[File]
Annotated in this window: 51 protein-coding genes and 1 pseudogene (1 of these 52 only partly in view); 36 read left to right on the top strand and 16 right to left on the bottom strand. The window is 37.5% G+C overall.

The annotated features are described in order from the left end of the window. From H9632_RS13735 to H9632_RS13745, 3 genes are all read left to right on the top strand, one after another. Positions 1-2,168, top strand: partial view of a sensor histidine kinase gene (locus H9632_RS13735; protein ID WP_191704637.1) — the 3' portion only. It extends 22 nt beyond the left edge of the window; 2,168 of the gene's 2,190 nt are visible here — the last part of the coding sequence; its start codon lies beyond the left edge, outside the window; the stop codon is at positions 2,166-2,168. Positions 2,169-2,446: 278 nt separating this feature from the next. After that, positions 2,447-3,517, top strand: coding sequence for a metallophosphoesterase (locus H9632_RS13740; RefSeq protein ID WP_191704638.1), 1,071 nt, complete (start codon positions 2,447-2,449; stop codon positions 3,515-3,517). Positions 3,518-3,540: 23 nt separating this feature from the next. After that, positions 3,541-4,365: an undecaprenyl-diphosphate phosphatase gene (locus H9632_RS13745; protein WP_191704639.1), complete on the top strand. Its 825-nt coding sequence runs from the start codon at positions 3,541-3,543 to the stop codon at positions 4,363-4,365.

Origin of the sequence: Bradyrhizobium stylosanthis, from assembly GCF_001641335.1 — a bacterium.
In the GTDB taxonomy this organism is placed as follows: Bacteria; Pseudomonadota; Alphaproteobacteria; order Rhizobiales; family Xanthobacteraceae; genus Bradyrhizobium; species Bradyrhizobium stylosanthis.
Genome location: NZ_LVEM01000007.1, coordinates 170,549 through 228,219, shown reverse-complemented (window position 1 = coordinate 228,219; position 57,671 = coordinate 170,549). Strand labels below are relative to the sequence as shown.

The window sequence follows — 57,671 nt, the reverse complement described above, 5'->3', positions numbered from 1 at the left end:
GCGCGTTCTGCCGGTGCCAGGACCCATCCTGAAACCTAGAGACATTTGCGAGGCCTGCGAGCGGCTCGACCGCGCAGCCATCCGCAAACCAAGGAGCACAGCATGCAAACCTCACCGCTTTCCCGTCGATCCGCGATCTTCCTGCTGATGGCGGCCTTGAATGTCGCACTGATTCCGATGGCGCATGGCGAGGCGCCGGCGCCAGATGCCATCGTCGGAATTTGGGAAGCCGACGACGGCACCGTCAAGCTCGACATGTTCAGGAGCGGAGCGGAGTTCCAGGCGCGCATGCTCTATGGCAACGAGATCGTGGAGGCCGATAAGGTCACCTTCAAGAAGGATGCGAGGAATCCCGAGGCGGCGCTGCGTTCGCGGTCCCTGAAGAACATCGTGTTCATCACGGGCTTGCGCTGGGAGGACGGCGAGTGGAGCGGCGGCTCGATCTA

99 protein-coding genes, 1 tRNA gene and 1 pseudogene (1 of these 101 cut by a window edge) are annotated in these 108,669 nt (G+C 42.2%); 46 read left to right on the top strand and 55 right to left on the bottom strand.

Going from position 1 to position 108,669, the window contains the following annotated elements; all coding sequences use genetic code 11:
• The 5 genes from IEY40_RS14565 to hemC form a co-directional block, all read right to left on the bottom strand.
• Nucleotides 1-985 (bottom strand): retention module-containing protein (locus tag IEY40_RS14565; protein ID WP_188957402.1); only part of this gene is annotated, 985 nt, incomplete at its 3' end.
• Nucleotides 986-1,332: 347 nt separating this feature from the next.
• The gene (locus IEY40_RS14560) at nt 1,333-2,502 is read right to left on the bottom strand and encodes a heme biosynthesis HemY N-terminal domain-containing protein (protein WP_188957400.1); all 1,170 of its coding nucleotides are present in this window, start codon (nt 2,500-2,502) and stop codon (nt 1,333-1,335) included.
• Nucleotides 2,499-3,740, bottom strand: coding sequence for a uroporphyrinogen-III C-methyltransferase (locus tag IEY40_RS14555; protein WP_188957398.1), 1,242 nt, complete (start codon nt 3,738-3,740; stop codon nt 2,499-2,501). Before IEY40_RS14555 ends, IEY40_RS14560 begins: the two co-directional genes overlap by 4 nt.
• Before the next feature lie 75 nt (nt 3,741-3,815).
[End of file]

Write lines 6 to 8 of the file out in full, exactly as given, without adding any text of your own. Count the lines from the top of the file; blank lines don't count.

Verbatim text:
The window sequence follows — 57,671 nt, the reverse complement described above, 5'->3', positions numbered from 1 at the left end:
GCGCGTTCTGCCGGTGCCAGGACCCATCCTGAAACCTAGAGACATTTGCGAGGCCTGCGAGCGGCTCGACCGCGCAGCCATCCGCAAACCAAGGAGCACAGCATGCAAACCTCACCGCTTTCCCGTCGATCCGCGATCTTCCTGCTGATGGCGGCCTTGAATGTCGCACTGATTCCGATGGCGCATGGCGAGGCGCCGGCGCCAGATGCCATCGTCGGAATTTGGGAAGCCGACGACGGCACCGTCAAGCTCGACATGTTCAGGAGCGGAGCGGAGTTCCAGGCGCGCATGCTCTATGGCAACGAGATCGTGGAGGCCGATAAGGTCACCTTCAAGAAGGATGCGAGGAATCCCGAGGCGGCGCTGCGTTCGCGGTCCCTGAAGAACATCGTGTTCATCACGGGCTTGCGCTGGGAGGACGGCGAGTGGAGCGGCGGCTCGATCTA

99 protein-coding genes, 1 tRNA gene and 1 pseudogene (1 of these 101 cut by a window edge) are annotated in these 108,669 nt (G+C 42.2%); 46 read left to right on the top strand and 55 right to left on the bottom strand.